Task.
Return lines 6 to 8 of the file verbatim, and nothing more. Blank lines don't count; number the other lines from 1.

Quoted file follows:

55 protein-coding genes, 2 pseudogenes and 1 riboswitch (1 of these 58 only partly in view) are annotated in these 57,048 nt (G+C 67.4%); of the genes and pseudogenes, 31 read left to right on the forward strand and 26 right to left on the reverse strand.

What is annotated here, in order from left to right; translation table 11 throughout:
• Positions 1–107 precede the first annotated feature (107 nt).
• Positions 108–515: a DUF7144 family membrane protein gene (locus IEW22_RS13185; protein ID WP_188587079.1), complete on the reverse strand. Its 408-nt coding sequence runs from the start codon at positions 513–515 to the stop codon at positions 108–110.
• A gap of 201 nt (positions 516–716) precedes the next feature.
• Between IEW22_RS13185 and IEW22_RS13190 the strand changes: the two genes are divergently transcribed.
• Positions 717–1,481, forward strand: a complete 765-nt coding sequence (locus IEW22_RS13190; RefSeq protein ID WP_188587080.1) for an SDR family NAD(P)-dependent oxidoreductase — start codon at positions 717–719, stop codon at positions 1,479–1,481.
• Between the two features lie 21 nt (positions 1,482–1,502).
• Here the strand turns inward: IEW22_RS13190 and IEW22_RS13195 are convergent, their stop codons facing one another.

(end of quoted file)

• Between IEW22_RS13185 and IEW22_RS13190 the strand changes: the two genes are divergently transcribed.
• Positions 717–1,481, forward strand: a complete 765-nt coding sequence (locus IEW22_RS13190; RefSeq protein ID WP_188587080.1) for an SDR family NAD(P)-dependent oxidoreductase — start codon at positions 717–719, stop codon at positions 1,479–1,481.
• Between the two features lie 21 nt (positions 1,482–1,502).